When Jhumpa Lahiri was in her twenties, she fell in love with Italian. Not An Italian. Italian, the language.
She spent the next several years bouncing from teacher to teacher in the United States trying to learn the language but never conquering it. Finally, she decided that the only way to really learn Italian was to live in Italy.
That's not a terrible idea. Immersion is supposed to be the best way to learn a language. Hearing a language and having to speak a language to be understood is a sort of trial by fire approach that works. However, for Lahiri she didn't just want to be understood, she wanted the language to become a part of her.
In Other Words is a memoir of Lahiri's love affair with the language. She describes it that way herself: a love affair and later on an infant that she must protect and nurture. Why she fell so hard for Italian is a mystery to me. She just did. She became obsessed with it.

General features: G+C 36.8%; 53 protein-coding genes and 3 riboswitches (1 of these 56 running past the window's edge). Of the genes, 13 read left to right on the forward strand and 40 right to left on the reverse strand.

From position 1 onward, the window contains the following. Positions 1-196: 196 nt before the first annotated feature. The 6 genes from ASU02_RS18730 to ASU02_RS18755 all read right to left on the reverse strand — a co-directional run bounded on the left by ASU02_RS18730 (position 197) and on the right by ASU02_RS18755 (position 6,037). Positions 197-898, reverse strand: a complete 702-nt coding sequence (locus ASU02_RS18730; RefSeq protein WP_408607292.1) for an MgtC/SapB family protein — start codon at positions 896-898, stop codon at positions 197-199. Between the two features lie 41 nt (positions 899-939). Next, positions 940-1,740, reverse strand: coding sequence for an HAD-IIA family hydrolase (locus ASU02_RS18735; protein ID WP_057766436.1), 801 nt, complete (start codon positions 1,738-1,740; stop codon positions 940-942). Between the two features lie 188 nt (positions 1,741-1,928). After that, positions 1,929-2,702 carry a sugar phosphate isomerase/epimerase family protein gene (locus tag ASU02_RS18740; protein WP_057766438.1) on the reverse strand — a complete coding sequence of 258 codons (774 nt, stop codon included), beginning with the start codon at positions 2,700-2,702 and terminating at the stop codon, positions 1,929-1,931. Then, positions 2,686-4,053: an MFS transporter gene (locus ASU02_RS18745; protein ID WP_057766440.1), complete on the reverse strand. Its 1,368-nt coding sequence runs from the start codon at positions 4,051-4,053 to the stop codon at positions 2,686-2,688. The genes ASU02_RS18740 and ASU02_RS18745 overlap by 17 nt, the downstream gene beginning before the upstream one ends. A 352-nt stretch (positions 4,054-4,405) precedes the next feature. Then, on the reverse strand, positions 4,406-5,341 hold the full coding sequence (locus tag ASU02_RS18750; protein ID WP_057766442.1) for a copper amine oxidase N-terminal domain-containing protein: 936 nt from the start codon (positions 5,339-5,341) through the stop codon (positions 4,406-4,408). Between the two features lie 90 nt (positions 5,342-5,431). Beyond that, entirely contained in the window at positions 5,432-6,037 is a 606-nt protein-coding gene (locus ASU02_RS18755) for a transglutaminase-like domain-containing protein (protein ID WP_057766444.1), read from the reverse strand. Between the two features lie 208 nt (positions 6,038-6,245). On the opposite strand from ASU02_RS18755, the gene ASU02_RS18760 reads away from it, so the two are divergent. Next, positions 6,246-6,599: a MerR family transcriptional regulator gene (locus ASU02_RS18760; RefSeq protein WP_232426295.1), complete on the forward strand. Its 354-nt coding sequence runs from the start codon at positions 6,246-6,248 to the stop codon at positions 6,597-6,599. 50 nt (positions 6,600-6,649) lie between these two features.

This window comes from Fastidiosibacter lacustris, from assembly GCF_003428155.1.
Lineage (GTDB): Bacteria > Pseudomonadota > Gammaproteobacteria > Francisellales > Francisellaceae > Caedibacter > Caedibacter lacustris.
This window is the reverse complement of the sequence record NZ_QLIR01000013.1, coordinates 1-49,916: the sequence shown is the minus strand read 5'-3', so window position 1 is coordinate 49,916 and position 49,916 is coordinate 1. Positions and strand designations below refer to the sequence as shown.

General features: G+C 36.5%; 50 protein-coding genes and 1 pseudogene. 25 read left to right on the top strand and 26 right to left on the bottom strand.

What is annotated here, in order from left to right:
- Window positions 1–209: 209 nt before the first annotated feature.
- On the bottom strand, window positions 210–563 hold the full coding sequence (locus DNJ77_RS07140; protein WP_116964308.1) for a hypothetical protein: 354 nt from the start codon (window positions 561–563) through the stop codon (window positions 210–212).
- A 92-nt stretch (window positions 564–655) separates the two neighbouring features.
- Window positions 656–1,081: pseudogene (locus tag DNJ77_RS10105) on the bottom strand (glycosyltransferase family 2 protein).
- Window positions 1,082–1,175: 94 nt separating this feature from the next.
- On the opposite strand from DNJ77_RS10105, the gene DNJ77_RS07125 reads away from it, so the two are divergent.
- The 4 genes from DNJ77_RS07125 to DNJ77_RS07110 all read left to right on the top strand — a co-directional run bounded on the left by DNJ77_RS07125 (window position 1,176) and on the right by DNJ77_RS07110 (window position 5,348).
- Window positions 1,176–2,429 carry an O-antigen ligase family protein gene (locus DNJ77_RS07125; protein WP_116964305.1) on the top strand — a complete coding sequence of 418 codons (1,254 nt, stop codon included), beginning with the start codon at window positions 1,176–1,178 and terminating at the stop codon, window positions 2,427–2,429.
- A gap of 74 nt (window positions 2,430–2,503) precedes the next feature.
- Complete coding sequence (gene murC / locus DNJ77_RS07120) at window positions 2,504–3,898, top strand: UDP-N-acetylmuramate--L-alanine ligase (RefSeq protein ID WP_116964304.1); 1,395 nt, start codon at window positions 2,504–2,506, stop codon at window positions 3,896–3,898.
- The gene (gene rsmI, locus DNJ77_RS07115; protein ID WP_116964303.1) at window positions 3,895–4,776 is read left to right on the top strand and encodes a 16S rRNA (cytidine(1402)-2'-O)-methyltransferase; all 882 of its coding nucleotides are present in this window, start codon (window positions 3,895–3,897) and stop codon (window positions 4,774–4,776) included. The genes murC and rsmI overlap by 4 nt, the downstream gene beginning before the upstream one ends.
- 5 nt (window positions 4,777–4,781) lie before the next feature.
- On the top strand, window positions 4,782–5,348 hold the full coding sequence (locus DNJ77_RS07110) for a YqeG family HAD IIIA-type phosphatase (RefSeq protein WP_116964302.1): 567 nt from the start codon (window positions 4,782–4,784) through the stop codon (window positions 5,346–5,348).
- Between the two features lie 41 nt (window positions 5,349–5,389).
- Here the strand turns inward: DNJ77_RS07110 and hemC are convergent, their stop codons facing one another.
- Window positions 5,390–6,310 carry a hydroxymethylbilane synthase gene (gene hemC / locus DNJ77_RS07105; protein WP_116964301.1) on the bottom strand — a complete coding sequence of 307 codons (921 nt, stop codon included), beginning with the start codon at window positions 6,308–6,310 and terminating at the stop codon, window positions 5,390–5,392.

A child of immigrant parents, Lahiri never felt at home in either of her mother tongues: Bengali or English. By taking on Italian, she attempts to carve out a new identity, a new voice for her writing. She laments not feeling at home in any language, including Italian, but more herself in Italian. She vents her frustration at not being taken seriously, because she doesn't "look" Italian.
She articulates her struggles with the language through lovely metaphors. I loved her style of writing. This book was written in Italian, and translated to English (she explains that particular quirk early on). This adds another layer of intimacy that writing in English would have lost.
I've never read any of her other work, but enjoyed this very personal account of her time with Italian. I'll be looking for more books by her. This is a very short memoir- the second half of the book is in the original Italian.
Translated from Italian by Ann Goldstein.
About the Audio: Jhumpa Lahiri reads her own words. Words she originally wrote in Italian. How weird must that have been? She reads the book first in English, then Italian. If you would like to hear how she sounds in Italian, here is your chance. I found that she sounded a bit stiff at first, in English, but then loosened up a bit as she went. Her Italian sounds lovely!
Thanks to Penguin Random House Audio for the review copy. All opinions are my own.